In the dry season, the Indians also devote time to building and repairing houses and, as correlated activities, extracting the timber and clay used in the house frameworks and side walls, as well as collecting palm leaves for the house thatch, the most frequent being burity palm. They also collect a wide variety of plant fibres used to make artefacts. A network of paths and trails through the savannah and forests also becomes clearly visible during the dry season, linking the locales for collecting, hunting and fishing, and the different villages.

These paths receive intensive use by the Indians, who take advantage of them to visit relatives, strengthening the social relations and political alliances between the kingroups during festivals and ritual celebrations. The Macuxi practice slash-burn agriculture, basically cultivating manioc, maize, yam, sweet potato, banana, watermelons, pineapple and a smaller amount of other crops that vary from village to village. The tasks of felling the trees, burning the swidden area and planting are carried out by men. After this work, women are primarily responsible for keeping the swidden clear of weeds and harvesting the crops, as well as cooking the foods.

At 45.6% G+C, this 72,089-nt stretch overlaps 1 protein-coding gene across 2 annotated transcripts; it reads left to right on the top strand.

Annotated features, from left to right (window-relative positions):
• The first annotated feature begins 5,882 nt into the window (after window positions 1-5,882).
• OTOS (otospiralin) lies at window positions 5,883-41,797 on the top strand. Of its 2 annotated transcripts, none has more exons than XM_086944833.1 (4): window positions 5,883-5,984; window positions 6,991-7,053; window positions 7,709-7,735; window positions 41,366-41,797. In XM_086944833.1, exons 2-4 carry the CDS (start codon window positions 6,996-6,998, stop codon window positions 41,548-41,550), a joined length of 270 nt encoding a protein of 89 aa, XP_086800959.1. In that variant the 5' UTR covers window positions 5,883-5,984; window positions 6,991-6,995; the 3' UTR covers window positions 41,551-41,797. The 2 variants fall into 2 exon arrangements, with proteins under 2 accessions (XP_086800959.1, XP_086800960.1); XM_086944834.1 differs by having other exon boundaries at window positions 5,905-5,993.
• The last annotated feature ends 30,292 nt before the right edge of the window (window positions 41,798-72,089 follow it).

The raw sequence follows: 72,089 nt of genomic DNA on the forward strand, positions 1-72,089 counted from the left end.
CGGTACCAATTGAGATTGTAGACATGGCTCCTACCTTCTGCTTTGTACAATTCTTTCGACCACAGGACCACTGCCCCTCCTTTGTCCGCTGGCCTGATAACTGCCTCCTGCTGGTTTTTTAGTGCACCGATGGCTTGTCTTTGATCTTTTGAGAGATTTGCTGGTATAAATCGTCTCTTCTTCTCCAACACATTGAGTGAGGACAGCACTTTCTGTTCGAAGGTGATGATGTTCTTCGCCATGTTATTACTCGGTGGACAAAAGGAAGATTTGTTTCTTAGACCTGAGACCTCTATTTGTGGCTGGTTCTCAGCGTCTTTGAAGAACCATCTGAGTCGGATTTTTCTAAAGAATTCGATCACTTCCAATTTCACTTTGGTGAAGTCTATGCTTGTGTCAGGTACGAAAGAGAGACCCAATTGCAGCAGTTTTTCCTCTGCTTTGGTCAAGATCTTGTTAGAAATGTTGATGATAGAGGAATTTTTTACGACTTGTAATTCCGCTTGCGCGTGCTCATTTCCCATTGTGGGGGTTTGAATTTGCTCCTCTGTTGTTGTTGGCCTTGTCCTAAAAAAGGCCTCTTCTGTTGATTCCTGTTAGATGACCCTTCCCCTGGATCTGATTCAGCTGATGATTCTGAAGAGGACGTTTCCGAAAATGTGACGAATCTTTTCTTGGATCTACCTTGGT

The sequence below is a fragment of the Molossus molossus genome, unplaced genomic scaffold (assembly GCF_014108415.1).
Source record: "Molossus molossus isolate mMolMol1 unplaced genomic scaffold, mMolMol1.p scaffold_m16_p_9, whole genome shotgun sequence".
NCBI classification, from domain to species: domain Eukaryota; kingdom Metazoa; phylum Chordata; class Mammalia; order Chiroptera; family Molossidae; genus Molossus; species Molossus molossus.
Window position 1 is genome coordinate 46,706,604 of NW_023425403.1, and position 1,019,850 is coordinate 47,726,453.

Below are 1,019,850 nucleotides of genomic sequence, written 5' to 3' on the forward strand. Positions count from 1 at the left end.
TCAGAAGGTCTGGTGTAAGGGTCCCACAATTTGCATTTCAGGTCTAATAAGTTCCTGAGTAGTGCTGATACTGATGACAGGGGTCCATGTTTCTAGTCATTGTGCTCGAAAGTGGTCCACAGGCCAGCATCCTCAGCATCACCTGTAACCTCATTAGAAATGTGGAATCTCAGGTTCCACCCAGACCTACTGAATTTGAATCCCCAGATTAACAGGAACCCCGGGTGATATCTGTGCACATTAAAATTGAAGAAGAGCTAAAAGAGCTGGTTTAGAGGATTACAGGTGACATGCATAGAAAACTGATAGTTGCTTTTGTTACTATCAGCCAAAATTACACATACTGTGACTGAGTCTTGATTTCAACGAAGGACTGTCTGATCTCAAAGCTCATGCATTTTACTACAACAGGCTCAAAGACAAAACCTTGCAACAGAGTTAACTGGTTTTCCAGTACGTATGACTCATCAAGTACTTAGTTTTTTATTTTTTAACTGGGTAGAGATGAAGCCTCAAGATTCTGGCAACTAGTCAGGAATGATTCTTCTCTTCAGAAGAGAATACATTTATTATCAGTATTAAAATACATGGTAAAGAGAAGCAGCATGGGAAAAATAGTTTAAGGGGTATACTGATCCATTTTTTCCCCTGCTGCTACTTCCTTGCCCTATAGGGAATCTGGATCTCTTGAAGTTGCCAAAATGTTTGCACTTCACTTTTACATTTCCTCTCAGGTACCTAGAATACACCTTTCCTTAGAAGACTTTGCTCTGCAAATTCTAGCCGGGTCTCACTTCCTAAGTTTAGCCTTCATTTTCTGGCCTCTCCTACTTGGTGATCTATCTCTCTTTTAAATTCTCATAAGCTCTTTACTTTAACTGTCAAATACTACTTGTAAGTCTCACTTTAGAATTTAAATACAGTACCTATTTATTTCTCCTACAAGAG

Men devote themselves to hunting, fishing and collecting wild fruits, undertaking expeditions far from the village.

Bishop Ludwig Herbst – Juruá’s adoptive son

Respeito e um bom ingrediente nesta formula. Fato que este grupo de organizacoes que assina a tal Carta de Belem eh relevante, porem nao representa a pletora de organizoes amazonicas e amazonidas.

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Creio que incomparaveis ao GTA nesse caso. E nem estas com organizacoes que trabalham sem capital social acumulado, mas na base tecnica e a mando de sei la quem. Do Virgilio Viana? Sem essa distincao, toda organizacao vira ONGui, e toda ONGui pode ser aquilo que quiser, legitimarndo uns e deslegitimando outros.

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Sobre a bandeira de REDD, os oportunistas do bem e do mal agarram-na ha tempos. Alguns enxergam somente coisas boas, e outros somente o lado negro da forca tipo a Carta de Belem…. Seria muito bom que essa confusao de visoes confundisse menos e orientasse mais. Infelizmente parece que os fundamentalismos imperam…. I cannot believe that such a comprehensive and respectable set of organizations can deliver such poor key statements. They are defending land reform in the same terms!! As the panacea to deforestation problems! Market or non-market.

AMAZÔNIDAS (Portuguese Edition) AMAZÔNIDAS (Portuguese Edition)
AMAZÔNIDAS (Portuguese Edition) AMAZÔNIDAS (Portuguese Edition)
AMAZÔNIDAS (Portuguese Edition) AMAZÔNIDAS (Portuguese Edition)
AMAZÔNIDAS (Portuguese Edition) AMAZÔNIDAS (Portuguese Edition)
AMAZÔNIDAS (Portuguese Edition) AMAZÔNIDAS (Portuguese Edition)